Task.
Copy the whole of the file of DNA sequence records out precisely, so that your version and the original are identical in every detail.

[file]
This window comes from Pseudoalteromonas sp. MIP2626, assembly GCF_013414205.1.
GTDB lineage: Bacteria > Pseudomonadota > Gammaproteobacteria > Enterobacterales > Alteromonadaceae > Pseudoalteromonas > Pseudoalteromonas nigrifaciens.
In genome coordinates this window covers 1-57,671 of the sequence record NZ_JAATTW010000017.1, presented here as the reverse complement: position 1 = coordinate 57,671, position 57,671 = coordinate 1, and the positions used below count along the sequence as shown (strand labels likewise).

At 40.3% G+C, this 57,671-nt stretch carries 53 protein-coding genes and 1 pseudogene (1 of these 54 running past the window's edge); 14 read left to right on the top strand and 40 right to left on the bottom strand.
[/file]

This window comes from Pseudoalteromonas sp. MIP2626, assembly GCF_013414205.1.
GTDB lineage: Bacteria > Pseudomonadota > Gammaproteobacteria > Enterobacterales > Alteromonadaceae > Pseudoalteromonas > Pseudoalteromonas nigrifaciens.
In genome coordinates this window covers 1-57,671 of the sequence record NZ_JAATTW010000017.1, presented here as the reverse complement: position 1 = coordinate 57,671, position 57,671 = coordinate 1, and the positions used below count along the sequence as shown (strand labels likewise).

At 40.3% G+C, this 57,671-nt stretch carries 53 protein-coding genes and 1 pseudogene (1 of these 54 running past the window's edge); 14 read left to right on the top strand and 40 right to left on the bottom strand.